Homework: is it worth it?
Overall, homework does appear to result in higher levels of achievement for older students (at the secondary level).
For these students, more time spent on homework is associated with higher levels of achievement, although there is probably a level beyond which more is counterproductive (perhaps at three hours a day).
For students aged 11-13, homework appears to be of benefit, but not to the same degree as for older students.
For these students, spending more than an hour or two on homework does not result in greater benefit.
There is little evidence of benefit for students younger than 11, although it can be plausibly argued that small amounts of homework can have an indirect benefit for promoting good study habits and attitudes to learning.
The Suggested Benefits of Homework
The most obvious presumed benefit of homework is, of course, that it will improve students’ understanding and retention of the material covered. However, partly because this (most measurable) benefit has not been consistently demonstrated, it has also been assumed that homework has less direct benefits:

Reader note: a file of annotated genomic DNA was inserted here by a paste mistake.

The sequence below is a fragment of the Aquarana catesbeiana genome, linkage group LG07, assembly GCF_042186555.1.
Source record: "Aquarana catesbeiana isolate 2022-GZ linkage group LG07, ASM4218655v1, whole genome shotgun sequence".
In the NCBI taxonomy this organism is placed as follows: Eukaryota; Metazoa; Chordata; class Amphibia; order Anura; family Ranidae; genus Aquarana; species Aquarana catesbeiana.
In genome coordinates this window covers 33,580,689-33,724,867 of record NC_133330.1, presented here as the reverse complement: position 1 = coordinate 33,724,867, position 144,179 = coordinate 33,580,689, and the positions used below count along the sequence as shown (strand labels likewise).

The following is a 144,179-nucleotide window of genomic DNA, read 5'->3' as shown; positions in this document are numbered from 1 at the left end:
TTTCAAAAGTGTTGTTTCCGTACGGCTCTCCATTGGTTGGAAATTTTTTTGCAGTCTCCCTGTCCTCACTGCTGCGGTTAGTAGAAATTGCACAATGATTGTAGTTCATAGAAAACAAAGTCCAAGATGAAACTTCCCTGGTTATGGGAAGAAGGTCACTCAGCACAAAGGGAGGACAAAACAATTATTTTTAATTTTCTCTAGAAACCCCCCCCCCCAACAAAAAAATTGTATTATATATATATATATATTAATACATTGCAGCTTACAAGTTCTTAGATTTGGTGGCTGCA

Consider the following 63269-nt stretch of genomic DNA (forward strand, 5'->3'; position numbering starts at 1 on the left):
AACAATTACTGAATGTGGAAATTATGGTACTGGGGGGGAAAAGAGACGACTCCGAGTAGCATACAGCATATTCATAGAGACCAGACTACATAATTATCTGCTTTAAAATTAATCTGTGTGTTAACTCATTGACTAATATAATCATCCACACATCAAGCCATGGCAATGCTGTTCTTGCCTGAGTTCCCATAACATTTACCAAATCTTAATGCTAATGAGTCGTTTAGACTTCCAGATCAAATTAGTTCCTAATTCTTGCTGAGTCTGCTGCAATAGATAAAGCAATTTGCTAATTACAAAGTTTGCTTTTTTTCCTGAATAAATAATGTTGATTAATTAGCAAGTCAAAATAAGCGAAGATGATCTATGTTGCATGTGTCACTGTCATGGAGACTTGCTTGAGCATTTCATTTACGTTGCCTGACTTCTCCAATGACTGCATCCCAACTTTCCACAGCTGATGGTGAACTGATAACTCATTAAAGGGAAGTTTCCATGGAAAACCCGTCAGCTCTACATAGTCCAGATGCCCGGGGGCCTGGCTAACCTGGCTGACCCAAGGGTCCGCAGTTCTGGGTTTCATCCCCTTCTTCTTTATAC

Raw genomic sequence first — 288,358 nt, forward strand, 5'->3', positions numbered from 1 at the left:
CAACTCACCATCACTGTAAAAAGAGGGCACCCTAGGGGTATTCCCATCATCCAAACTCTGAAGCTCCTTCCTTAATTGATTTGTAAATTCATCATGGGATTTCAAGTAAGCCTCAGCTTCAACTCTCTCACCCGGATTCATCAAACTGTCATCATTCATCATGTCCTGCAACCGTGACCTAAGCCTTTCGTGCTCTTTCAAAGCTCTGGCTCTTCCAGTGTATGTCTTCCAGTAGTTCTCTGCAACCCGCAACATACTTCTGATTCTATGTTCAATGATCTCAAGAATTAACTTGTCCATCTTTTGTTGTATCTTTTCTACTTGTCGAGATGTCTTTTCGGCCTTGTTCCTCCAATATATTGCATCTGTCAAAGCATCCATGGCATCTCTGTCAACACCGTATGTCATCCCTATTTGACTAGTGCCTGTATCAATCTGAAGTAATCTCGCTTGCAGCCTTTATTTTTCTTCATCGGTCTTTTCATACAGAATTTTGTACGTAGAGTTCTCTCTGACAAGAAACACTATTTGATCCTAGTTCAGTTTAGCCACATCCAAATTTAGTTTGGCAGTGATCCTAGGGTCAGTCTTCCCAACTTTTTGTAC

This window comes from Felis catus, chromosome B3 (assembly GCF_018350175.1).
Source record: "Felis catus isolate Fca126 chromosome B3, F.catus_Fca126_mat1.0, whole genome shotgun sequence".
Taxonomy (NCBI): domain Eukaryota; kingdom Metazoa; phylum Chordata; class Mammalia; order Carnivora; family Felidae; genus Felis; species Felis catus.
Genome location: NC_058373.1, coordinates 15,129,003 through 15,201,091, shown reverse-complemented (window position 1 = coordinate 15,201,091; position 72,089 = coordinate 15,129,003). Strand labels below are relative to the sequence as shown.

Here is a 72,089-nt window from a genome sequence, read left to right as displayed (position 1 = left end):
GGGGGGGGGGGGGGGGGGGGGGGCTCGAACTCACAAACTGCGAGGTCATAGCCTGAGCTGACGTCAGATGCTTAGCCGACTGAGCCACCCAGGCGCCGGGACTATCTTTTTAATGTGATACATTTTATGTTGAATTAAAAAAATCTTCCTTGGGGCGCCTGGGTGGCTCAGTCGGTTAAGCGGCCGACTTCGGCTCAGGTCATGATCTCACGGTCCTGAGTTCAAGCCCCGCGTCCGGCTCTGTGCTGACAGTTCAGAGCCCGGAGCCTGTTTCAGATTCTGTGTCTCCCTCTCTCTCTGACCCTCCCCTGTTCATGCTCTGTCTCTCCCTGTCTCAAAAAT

• improving study skills, especially time management
• teaching students that learning can take place outside the classroom
• involving parents
• promoting responsibility and self-discipline
The Possible Negative Effects of Homework
Probably the most obvious negative effect is the stress homework can produce in both student and parent. Homework can be a major battleground between parent and child, and in such cases, it’s hard to argue that it’s worth it. There are other potential problems with homework:
• homework demands can limit the time available to spend on other beneficial activities, such as sport and community involvement
• too much homework can lead to students losing interest in the subject, or even in learning
• parents can confuse students by using teaching methods different from those of their teachers
• homework can widen social.